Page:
HagiaSophia.jpgDon’t know if you saw this, but David Neff reports on Robert Wilken’s opening lecture at Wheaton about how the early fathers read the Bible. I wish I could have been there, but I had too much on my plate that week.

Theological readings of the Bible are becoming more and more prominent, and alongside this the historical-critical method and the modernist theory that we can get back to the pure meaning of that text in its time are falling by the wayside.

Wilken made several key points about the Fathers’ nonliteral and image-laden reading of the Bible.

1. The New Testament authors clearly applied Old Testament texts in ways that departed seriously from the plain, surface meaning of the text. When Paul cites Psalm 19 in Romans 10 (“their voice is gone out into all the world”), he applies the Psalmist’s statement about the heavens to the preaching of the apostles. This runs against the plain meaning, said Wilken.

2. The books of Scripture do not bear their own significance. They must be united to something greater, which is Christ. Thus Paul interprets the creation of man and woman as a great mystery, which is Christ and the church; and he interprets the water-giving rock in the Sinai desert as Christ.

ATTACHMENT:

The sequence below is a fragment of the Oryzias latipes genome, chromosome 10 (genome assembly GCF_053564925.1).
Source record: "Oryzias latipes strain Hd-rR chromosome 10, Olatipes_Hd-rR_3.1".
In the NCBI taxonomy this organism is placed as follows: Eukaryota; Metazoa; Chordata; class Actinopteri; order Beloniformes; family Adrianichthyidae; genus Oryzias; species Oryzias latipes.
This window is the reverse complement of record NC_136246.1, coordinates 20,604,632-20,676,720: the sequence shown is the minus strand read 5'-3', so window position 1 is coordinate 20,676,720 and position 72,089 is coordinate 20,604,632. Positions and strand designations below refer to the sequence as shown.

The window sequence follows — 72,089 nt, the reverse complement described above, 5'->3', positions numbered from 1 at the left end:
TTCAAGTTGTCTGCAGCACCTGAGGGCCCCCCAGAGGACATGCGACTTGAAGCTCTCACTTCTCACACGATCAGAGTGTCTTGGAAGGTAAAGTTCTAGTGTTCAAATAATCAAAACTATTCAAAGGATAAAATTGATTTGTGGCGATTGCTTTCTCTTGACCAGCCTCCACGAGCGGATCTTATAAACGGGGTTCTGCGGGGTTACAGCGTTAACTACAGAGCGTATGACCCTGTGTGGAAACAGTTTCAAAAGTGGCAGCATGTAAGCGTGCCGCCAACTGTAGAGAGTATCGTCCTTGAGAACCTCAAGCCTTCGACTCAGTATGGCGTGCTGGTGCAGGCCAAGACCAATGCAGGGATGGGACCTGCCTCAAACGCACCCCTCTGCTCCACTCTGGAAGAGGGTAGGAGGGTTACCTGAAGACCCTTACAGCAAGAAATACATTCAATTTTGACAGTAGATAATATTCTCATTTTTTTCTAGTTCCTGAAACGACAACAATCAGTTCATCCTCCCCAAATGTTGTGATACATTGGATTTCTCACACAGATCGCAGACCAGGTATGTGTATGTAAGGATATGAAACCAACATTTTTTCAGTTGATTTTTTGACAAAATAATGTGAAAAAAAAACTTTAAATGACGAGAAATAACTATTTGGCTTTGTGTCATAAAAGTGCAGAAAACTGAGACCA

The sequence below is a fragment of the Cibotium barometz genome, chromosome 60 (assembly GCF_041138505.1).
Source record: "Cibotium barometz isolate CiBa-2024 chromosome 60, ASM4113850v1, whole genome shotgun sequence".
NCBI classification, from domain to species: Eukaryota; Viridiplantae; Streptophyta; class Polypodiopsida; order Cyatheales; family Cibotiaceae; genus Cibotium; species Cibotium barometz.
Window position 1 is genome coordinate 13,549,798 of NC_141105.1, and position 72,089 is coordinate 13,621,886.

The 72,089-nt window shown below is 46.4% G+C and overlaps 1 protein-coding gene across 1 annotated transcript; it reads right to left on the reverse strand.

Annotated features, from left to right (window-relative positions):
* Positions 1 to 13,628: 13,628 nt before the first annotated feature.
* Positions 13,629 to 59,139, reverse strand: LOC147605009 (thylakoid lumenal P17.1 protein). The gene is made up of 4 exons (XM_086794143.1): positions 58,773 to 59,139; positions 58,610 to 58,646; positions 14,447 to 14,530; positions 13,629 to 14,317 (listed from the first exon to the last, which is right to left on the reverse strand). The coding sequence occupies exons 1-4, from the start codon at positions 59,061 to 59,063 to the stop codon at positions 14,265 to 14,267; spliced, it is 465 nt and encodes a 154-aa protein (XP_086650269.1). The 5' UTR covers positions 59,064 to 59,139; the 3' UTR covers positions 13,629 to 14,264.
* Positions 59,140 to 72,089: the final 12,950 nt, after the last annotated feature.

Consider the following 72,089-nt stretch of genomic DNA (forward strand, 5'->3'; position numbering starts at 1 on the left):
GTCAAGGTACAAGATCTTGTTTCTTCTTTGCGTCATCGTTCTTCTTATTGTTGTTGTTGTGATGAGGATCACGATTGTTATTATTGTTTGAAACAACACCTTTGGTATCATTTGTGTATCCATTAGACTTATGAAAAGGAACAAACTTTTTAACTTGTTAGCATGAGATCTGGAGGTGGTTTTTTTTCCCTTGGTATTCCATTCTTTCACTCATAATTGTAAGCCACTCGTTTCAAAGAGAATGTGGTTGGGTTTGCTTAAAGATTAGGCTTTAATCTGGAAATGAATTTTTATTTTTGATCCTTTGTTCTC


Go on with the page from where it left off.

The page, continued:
3. Typically, such creative renderings of the Bible are focused on the Old Testament. That is because the Old Testament text signifies Christ, but the New Testament text does not signify another Christ. It requires no allegory or analogy to reveal the Incarnate Word.

4. The Fathers also understood the interpretation of Scripture to require the reader’s participation in the spiritual reality of the text. Thus it is not enough to say that Christ was crucified. We must also say, “I am crucified with Christ,” and thus also I am raised with Christ.

Here is a point I would make: the lens through which the Christian is to read the whole Bible, including the Old Testament, is the gospel lens, what the earliest Christians called the regula fidei. When we opt for a purely historical reading of the Bible, we fail to do justice to the larger truth to which each passage in the Bible points.
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